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Volumetric analysis, often known as titration, is a popular chemical analysis method that is quantitative and is used in laboratories to calculate specified analyte concentrations. The titrator or titrant is a reagent that is produced as a standard solution with a specified volume and concentration. To measure the analyte’s concentration, the titrant interacts with a solution of the analyte.


In the 1700s, the concept of volumetric analysis was developed to determine hydrogen sulfate, potash, and hypochlorite, all the solutions which were being used in the textile industry. Rather than determining precise concentrations, the initial methods devised were for practical objectives, such as controlling the quality of solutions. Étienne Henry, a French chemist, created the first genuine burette in 1845. Karl Mohr, who rebuilt an easy shape of the burette and created the first book on the subject in 1855, was responsible for a significant advance in the approach of titration (volumetric analysis).


A common titration starts with a flask or beaker containing a small amount of indicator (like thymol blue or phenolphthalein) placed below a calibrated burette. After that, a small amount of titrant is introduced to the indicator and the analyte until a change in the indicator's color is seen, indicating that the titration has reached its endpoint, which means that the quantity of titrant present equals the quantity of analyte present based on the interaction between them. Single drops of the titrant can create the difference between a temporary and permanent change in the color of the indicator, depending on the desired endpoint.


Titration curves are graphs that show the data collected by a titration. The information is shown on a two-dimensional axis, usually chemical volume on the horizontal and pH of the solution on the vertical axis. The curve of the graph shows the change in pH of the solution as the volume of the chemical changes due to the addition of the titrant. The chemical volume is an independent variable on the plot, while the pH is a dependent variable. The strength of the base and acid is represented by the titration curve of any acid-base titration. Near the equivalence point, the curve for a strong base and a strong acid will be quite steep. As a result, a little change in volume of the titrant at the equivalence point generates a high pH shift, and several suitable indicators can be utilized (like phenolphthalein, litmus, or bromothymol blue). The titration curve is uneven when out of base and acid. One of them is weak, and the other is strong, and the value of pH changes less with modest amounts of titrant at the equivalence point. Titrations between a weak base and a weak acid exhibit an extremely uneven titration curve. As a result, there may not be any suitable indicator, and, therefore, to analyze the reaction, a pH meter is used.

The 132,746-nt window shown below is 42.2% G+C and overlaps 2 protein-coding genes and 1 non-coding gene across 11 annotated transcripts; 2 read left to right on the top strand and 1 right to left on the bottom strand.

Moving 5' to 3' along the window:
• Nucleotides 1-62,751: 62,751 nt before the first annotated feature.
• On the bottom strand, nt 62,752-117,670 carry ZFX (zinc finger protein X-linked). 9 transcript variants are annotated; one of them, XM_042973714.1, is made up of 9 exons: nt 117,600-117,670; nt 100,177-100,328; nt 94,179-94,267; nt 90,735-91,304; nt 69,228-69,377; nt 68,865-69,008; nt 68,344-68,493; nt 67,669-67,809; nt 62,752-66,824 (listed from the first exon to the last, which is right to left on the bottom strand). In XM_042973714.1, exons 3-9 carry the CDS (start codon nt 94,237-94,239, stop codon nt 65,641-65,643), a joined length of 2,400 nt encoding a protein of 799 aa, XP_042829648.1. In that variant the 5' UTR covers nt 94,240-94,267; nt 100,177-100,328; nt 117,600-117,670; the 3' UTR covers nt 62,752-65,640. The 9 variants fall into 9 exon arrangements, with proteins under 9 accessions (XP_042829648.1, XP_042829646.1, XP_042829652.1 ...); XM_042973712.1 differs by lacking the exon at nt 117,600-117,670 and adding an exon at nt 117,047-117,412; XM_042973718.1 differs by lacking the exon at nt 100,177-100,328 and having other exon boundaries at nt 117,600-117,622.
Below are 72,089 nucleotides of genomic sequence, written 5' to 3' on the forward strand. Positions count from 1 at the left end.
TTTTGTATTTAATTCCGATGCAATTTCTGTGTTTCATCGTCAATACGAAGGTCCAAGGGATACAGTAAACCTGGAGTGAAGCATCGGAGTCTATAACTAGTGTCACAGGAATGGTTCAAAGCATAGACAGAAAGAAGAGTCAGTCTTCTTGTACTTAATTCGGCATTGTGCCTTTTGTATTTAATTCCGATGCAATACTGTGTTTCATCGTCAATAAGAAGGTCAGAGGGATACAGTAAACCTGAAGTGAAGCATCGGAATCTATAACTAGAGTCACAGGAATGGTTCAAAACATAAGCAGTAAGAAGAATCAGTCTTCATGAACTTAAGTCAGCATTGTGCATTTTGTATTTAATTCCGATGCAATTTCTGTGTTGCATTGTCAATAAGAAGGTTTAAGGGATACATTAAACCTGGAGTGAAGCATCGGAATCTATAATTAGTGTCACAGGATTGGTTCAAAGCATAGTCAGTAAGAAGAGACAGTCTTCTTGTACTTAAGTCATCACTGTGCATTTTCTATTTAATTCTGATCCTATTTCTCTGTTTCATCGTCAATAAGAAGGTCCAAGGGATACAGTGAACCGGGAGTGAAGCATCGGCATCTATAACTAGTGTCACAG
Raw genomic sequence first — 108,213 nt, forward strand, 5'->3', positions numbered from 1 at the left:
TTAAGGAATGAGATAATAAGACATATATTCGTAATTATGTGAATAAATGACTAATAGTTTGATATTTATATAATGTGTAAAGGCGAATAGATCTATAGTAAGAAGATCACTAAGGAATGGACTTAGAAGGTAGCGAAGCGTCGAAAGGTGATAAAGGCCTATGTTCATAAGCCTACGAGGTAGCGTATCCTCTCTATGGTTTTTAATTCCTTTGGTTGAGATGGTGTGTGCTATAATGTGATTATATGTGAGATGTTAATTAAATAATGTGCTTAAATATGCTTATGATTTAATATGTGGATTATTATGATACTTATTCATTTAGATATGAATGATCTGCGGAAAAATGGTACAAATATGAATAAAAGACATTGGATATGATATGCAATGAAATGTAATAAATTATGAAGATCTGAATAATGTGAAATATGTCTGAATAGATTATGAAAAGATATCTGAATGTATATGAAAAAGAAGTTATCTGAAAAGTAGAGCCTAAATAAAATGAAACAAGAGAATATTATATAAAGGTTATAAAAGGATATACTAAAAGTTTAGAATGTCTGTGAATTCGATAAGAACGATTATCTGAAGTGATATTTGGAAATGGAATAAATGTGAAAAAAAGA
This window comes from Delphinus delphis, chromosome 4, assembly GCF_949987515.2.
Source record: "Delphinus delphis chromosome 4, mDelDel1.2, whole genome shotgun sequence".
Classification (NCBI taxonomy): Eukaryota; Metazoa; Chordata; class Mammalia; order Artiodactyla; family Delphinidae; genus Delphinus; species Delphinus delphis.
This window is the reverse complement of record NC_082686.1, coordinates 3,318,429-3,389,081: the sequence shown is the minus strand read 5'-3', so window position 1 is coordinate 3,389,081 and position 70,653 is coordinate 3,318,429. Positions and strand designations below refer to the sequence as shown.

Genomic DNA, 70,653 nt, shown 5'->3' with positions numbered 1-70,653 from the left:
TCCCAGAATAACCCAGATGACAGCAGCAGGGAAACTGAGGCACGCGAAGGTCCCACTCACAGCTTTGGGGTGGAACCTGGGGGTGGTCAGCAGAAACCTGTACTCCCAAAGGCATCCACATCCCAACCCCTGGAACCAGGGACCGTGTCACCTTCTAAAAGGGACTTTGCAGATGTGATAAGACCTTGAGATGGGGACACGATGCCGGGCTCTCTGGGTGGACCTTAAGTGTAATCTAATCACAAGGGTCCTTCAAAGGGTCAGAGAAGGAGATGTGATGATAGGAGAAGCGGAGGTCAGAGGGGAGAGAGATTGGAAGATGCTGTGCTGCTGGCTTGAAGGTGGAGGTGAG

There are 4 types of titrations based on the nature of solvent and type of chemical reaction:

(1). Acid-Base Titration
It is a scientific method that estimates an acidic or basic solution's concentration precisely. It is based on the usage of a neutralization reaction as well as the fact that the pH of neutral (or nearly neutral) solutions varies quite quickly. The result is acquired in the form of neutralized pH value of 7.

(2). Redox Titration
This type of titration is based on the concept of a redox reaction, where one compound acts as an oxidizer and the other as a reducer. When the titration contains an oxidizer like potassium dichromate, then to calculate the endpoint of the titration, a redox indicator or potentiometer is generally used. An indicator like sodium diphenylamine is taken into use because initially, the color was orange, and then it changes to green, and this change of color is not certain. Iodine is utilized as an oxidizer in wine analysis to detect sulfur dioxide. In this example, starch is utilized as an indication; in the presence of sufficient iodine, a blue complex of starch and iodine forms, indicating the endpoint. Due to the constituents' deep color, there is no need for an indicator in certain redox titrations. For example, because of the color of the excess oxidizing agent KMnO4, a small persistent pink hue marks the endpoint of the titration.

(3). Precipitation Titration
The ability of these titrations to generate an insoluble precipitate throughout the reaction has made them notable. The precipitate may be seen easily at the flask's bottom. The evaluation of K2CO3 and K2SO4 in potash was one of the first precipitation titrations developed towards the end of the 18th century. The titrant was calcium nitrate(Ca(NO3)2) which formed a precipitate of CaCO3 and CaCO4.

(4). Complexometric Titration
Complex formation between the titrant and the analyte is required for complexometric titrations. They often require the use of specific complexometric indicators. With the analyte, these indicators create weak complexes. For example, by Improving iodometric titration sensitivity using starch as an indicator, the deep blue complex of starch with iodine and iodide is more visible than iodine alone.

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